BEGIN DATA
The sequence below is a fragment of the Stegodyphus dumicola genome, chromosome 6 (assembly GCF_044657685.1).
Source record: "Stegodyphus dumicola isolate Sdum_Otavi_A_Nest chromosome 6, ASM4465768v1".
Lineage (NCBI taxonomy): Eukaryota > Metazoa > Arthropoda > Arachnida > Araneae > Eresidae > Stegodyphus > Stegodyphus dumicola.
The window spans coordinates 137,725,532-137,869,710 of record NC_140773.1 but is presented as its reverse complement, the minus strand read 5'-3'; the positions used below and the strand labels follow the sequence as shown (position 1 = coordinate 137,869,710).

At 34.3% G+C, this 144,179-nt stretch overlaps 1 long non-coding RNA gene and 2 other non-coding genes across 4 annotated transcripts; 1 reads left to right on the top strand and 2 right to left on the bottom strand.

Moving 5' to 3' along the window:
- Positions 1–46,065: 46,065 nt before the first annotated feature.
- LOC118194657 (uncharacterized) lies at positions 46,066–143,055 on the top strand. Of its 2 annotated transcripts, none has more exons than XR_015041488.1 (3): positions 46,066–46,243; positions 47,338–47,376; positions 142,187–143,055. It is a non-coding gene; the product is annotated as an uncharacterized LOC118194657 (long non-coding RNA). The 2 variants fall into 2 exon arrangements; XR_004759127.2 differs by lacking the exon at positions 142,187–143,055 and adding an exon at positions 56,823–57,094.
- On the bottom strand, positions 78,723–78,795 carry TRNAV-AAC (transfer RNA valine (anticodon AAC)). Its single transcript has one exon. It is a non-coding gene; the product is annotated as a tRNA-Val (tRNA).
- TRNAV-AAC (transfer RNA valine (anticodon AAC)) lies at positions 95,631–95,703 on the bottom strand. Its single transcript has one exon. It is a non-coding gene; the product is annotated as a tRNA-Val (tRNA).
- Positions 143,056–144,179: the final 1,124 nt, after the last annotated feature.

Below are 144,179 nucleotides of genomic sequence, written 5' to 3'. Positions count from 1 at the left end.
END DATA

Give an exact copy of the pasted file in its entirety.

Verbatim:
The sequence below is a fragment of the Stegodyphus dumicola genome, chromosome 6 (assembly GCF_044657685.1).
Source record: "Stegodyphus dumicola isolate Sdum_Otavi_A_Nest chromosome 6, ASM4465768v1".
Lineage (NCBI taxonomy): Eukaryota > Metazoa > Arthropoda > Arachnida > Araneae > Eresidae > Stegodyphus > Stegodyphus dumicola.
The window spans coordinates 137,725,532-137,869,710 of record NC_140773.1 but is presented as its reverse complement, the minus strand read 5'-3'; the positions used below and the strand labels follow the sequence as shown (position 1 = coordinate 137,869,710).

At 34.3% G+C, this 144,179-nt stretch overlaps 1 long non-coding RNA gene and 2 other non-coding genes across 4 annotated transcripts; 1 reads left to right on the top strand and 2 right to left on the bottom strand.

Moving 5' to 3' along the window:
- Positions 1–46,065: 46,065 nt before the first annotated feature.
- LOC118194657 (uncharacterized) lies at positions 46,066–143,055 on the top strand. Of its 2 annotated transcripts, none has more exons than XR_015041488.1 (3): positions 46,066–46,243; positions 47,338–47,376; positions 142,187–143,055. It is a non-coding gene; the product is annotated as an uncharacterized LOC118194657 (long non-coding RNA). The 2 variants fall into 2 exon arrangements; XR_004759127.2 differs by lacking the exon at positions 142,187–143,055 and adding an exon at positions 56,823–57,094.
- On the bottom strand, positions 78,723–78,795 carry TRNAV-AAC (transfer RNA valine (anticodon AAC)). Its single transcript has one exon. It is a non-coding gene; the product is annotated as a tRNA-Val (tRNA).
- TRNAV-AAC (transfer RNA valine (anticodon AAC)) lies at positions 95,631–95,703 on the bottom strand. Its single transcript has one exon. It is a non-coding gene; the product is annotated as a tRNA-Val (tRNA).
- Positions 143,056–144,179: the final 1,124 nt, after the last annotated feature.

Below are 144,179 nucleotides of genomic sequence, written 5' to 3'. Positions count from 1 at the left end.